New Teacher Words of Wisdom

If you are looking for a safe place to learn the ins-and-outs of teaching, join our Elementary New Teacher group on Facebook.

I recently put out a post in this group asking the question, “What is one lesson you learned this year that will make you better next year?” Teachers in years 1-3 responded with great advice! See what they had to say below:

First Year Teachers Say:

“Active listening. Staying calm while feeling overwhelmed. All kinds of classroom management ideas. And working with an amazing team of teachers. I was hired 5 days before school started so next year I want to think of more creative ideas and take the summer to lesson plan.” – Liz C.

“Set your own goals and strive for them.” – Maddie M.

“Don’t be afraid to ask questions. I got my smart board moved just because I asked every chance I could! Don’t be afraid to move things around constantly until you like it! I always felt bad moving my room around because I wasn’t happy with it. Every time I did the students loved it even more the next day!” – Kristen C.

“Don’t worry about how other teachers perceive you. Some may think you are a know it all because you are new. I did a lot of creative things with my kids my first year and would get the side eye from the veteran teachers. Little do they know all my observations were rated effective or highly effective. Just stay true to yourself.” – Tiffany M.

“Having classroom meeting regularly are needed and my kids love them and knowing that their voices are being heard.” – Debra C.

“Taking extra time to be consistent with classroom and behavior management is worth it. At first it seemed like there was just NO time for the small things like making them line up the right way, get materials the right way, etc. but once I just took the time and did it, it made things much easier. And help with my time management in the long run.” – Amber G.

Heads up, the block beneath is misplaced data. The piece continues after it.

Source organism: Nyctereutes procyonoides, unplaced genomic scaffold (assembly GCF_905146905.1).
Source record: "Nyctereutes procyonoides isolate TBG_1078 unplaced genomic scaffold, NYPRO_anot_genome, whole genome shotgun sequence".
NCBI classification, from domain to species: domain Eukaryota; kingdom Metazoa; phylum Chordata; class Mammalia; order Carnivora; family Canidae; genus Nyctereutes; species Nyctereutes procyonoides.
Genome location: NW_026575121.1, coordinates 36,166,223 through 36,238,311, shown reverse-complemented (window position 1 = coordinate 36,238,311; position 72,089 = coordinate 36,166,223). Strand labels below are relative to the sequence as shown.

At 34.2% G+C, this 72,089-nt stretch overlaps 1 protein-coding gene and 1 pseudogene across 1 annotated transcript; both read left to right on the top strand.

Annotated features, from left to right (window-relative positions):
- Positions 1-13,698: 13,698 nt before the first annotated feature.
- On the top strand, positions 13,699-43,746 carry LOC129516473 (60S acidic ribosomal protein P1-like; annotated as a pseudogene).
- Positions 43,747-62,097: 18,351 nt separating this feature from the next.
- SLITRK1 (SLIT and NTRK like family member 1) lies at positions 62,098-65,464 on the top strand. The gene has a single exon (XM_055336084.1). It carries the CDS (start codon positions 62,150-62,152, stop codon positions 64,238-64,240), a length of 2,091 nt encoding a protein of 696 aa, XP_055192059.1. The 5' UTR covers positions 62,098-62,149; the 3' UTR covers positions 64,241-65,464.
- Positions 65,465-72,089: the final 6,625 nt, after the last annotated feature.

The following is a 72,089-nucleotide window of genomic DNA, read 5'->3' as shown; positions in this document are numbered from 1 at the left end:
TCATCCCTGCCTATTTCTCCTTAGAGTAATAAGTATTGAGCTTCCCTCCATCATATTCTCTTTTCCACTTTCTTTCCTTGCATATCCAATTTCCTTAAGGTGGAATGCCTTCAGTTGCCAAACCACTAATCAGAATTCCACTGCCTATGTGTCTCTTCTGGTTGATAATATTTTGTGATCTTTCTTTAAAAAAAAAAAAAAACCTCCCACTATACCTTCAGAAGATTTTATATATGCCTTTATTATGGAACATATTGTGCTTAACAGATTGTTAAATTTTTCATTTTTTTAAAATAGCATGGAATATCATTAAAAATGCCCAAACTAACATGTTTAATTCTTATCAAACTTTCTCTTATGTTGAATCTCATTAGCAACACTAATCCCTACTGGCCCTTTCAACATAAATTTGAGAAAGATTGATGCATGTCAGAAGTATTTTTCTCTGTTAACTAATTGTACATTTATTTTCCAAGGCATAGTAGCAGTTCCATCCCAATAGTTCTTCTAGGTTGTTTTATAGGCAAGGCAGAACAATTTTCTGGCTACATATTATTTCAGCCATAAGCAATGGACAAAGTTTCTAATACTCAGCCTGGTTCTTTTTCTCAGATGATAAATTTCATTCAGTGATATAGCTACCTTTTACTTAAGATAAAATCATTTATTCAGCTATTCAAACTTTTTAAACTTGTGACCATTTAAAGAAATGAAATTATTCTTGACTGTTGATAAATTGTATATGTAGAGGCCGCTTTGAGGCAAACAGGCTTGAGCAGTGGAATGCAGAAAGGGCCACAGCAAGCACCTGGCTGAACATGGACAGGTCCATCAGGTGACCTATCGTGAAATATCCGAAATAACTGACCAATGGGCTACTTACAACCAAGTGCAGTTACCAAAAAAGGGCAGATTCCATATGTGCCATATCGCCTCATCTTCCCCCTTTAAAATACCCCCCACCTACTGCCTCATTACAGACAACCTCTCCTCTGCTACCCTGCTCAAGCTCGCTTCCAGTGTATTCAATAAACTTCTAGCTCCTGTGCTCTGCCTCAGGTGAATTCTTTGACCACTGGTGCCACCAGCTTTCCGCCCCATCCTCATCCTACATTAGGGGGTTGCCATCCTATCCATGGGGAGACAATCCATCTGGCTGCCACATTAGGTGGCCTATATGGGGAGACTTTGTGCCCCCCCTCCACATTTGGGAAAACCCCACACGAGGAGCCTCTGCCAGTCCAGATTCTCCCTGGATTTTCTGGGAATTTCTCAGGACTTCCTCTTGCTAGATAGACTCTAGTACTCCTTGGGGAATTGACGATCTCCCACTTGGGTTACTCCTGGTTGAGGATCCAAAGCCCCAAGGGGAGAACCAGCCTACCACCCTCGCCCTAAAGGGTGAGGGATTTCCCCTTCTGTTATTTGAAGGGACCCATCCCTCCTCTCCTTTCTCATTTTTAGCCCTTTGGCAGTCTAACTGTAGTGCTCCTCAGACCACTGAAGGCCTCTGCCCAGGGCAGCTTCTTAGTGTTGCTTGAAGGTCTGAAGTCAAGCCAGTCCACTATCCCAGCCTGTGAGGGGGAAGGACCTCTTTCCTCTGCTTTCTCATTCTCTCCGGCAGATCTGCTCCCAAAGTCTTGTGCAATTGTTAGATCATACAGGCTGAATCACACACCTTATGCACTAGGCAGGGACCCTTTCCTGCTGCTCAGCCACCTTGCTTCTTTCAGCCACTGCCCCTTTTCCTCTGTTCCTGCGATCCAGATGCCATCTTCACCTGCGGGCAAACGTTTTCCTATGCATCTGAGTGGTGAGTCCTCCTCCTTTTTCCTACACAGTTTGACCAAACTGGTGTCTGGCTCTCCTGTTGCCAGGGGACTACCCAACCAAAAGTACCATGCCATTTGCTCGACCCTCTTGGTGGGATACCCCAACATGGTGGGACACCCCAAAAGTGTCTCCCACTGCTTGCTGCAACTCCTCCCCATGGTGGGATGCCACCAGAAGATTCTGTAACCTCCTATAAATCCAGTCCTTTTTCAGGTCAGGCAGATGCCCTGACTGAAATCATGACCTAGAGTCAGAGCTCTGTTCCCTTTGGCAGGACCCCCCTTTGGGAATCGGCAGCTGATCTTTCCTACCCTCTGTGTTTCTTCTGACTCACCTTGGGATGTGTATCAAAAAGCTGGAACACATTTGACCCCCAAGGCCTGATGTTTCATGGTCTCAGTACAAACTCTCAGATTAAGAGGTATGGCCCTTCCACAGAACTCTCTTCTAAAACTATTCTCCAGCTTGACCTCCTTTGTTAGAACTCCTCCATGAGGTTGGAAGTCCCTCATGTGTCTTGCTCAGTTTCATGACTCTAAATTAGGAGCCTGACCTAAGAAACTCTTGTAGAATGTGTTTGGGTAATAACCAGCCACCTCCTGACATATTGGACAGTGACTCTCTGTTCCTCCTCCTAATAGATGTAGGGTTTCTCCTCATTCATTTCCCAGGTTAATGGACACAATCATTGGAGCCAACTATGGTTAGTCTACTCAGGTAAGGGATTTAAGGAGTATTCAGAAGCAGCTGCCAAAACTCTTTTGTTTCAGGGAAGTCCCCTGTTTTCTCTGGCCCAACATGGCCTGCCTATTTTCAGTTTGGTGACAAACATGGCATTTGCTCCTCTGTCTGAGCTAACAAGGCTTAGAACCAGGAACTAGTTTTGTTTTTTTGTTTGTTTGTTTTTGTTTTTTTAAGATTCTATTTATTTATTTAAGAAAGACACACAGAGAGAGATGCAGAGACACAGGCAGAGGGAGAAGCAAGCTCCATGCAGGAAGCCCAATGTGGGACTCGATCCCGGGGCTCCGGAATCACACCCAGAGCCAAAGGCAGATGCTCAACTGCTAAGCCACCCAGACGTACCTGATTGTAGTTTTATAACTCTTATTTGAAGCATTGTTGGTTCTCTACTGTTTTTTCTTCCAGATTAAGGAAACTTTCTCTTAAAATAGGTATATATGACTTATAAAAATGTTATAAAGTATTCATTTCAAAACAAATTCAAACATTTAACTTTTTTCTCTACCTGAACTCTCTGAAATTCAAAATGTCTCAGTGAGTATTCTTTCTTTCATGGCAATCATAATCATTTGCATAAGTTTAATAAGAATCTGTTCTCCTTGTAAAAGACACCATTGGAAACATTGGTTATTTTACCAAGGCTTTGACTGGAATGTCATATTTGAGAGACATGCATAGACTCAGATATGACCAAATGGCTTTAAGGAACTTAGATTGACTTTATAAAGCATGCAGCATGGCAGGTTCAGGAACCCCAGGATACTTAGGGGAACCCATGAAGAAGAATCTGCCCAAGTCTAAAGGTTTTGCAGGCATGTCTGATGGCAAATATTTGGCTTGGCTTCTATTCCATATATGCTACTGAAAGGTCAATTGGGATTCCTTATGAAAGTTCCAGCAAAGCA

“Don’t let other teachers who are being negative bring you down or tell you you are not doing a good job just because you are not doing something how they do it. Don’t let people walk all over you.” – Lauren R.

Second Year Teachers Say:

“You need to take care of YOURSELf and not let what other people stop you from doing what is best for you. If you are unhappy where you are it is okay to change schools. I will be going into my second and a half year (I started teaching January 2017) in my third school/third county. I was told by so many people I need to stop jumping around, it looks bad blah blah blah. But if I stayed where I am right now, the little dignity and hope I have that things will get better will be gone. You have to take care of yourself and move around until you find the place that is best for you.
Also never think less of yourself. I kept settling for certain types of schools because I didn’t think I would be good enough for a good school. I took a chance at a job fair and got into the best district in my area and into my dream school.” – Brittany A.

Third Year Teachers Say:

“I learned that I don’t need to make a huge deal with one on one conferencing with students during daily 5 or silent reading. Just walk up to a student and take a couple minutes to ask about their reading, joy some notes and move on. In the past I would have the student come to me and take 10 minutes. I didn’t get to many students that way. I also seem to make great connections with students this way!” – Jeni M.

I hope these words of wisdom help you start your teaching career ahead of the game!

If you are a newer teacher, what advice would you share for those just starting out?

About the author, Gretchen

I am an educator of almost a decade, passionate about cultivating talent in aspiring and new teachers through practical tips and strategies. My blog, book, and podcast are geared towards empowering teachers to enter the profession and stay there due to the advice and encouragement I provide. We have a real need in our nation for strong leaders in classrooms, and I believe its my calling and duty to coach teachers to achieve and maintain best teaching practices in order to drive the growth and success of our students in and outside the classroom.